Obama offers hope for real change, truly engages our generation

By Amia Jackson

There are three fundamental American tenets that every member of our generation has been told. First, you can be anything you want to be as long as you work hard enough. Second, in order to have a real future, you must attend college. Third, all of the best years, the most important years, the revolutionary years, are behind us.It is this last tenet that is most disconcerting. It’s the reason we are all searching for our place and purpose on this planet. It is the reason the campus has so many causes, mini-protests, and demonstrations.

It is also the reason we have so much apathy. We as a generation all want to change the world, to make it a better place, or at the very least to leave our mark and our claim for future generations. At the same time, we could accept that we can have no real change in it and instead decide not to give a shit.

Those of us who follow the former route are overwhelmingly Obama supporters.

This is not to say that Hillary supporters don’t give a shit. Democrats will agree that Hillary would make a good president. Some would even contend that if Barack Obama weren’t running, she would be their first choice.

But as members of this generation, and especially as students on this campus, we are not satisfied with mediocrity. We are not even content with being good.

We see the speeches of JFK, hear the speeches of MLK, and think of the importance of the politics, race relations, and social movements of the 60s, and we can’t help but feel that the time is now for us to be seen, heard, and thought about. Because of this election, we are getting that chance.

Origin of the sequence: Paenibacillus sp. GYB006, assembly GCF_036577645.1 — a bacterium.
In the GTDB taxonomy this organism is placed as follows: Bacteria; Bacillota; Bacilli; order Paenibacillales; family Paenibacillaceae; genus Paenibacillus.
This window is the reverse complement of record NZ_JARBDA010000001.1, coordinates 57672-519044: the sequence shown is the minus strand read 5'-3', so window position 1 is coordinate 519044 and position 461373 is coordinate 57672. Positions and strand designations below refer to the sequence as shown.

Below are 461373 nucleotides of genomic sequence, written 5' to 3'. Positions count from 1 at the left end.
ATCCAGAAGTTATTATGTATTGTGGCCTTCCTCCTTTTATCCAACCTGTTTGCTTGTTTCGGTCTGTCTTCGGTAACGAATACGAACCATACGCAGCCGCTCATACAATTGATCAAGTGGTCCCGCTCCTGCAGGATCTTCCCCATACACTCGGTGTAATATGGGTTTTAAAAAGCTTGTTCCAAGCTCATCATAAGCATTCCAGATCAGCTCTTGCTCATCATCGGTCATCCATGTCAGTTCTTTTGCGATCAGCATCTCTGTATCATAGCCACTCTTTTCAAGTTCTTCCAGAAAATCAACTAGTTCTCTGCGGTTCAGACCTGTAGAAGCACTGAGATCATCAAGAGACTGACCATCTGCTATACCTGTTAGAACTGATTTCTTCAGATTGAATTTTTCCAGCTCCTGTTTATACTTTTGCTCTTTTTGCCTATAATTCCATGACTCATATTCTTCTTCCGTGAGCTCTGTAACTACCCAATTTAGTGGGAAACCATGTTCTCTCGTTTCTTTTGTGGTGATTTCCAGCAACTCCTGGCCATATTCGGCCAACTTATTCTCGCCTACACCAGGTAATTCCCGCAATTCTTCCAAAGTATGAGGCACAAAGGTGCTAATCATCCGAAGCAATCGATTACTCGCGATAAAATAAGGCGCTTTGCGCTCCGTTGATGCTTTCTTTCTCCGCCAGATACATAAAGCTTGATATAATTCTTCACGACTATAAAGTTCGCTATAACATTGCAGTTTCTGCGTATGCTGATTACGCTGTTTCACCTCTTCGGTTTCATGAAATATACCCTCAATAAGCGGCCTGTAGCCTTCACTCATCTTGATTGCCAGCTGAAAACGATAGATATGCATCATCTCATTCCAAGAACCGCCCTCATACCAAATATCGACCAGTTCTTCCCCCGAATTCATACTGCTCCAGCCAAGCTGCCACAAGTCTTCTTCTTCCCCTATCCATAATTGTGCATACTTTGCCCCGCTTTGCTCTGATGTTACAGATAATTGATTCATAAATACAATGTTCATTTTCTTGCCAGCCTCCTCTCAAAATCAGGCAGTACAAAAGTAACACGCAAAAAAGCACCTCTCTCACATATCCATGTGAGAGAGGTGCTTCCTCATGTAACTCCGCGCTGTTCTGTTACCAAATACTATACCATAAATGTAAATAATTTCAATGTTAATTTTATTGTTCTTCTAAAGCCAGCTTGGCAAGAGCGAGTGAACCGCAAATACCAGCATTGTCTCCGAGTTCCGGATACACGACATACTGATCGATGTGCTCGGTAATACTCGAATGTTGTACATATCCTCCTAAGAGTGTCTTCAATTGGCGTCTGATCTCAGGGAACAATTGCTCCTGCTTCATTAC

We have been living in a system that promotes overachievement as achievement, in a nation that tells you that you have to be extraordinary to succeed. All the while, we are told that we don’t measure up to the competition.

Of course, it doesn’t matter that the competition is ourselves. But that kind of thinking left us wanting something more, something revolutionary.

Then came Barack. He’s too young, he’s not experienced enough. He’s too hopeful. He has grandiose dreams of what this country can be, and because of that we follow him in droves, in hordes; we fill stadiums.

Macalester students stand in cold for hours just to be in his proximity. The more he challenges the status quo, the more we support him.

Hillary Clinton has led Barack in much of the primary race despite his high voter turnout, his connection with the youth, and his semi-rock star status.

Clinton is 60, old enough to have been a part of the 60s and see its eventual demise. She knows a secret that we cannot fully understand because of years of indoctrination: for all its bells and whistles, the 60s weren’t that great. She is practical, as evidenced by her campaign slogans “Solutions for America” and “The Smart Choice.”

Clinton is the person we would vote for if we used only our heads and bypassed our hearts.

For now, practicality is winning over revolution. But only by a small margin and probably not for too much longer.

Contact Amia Jackson at [email protected]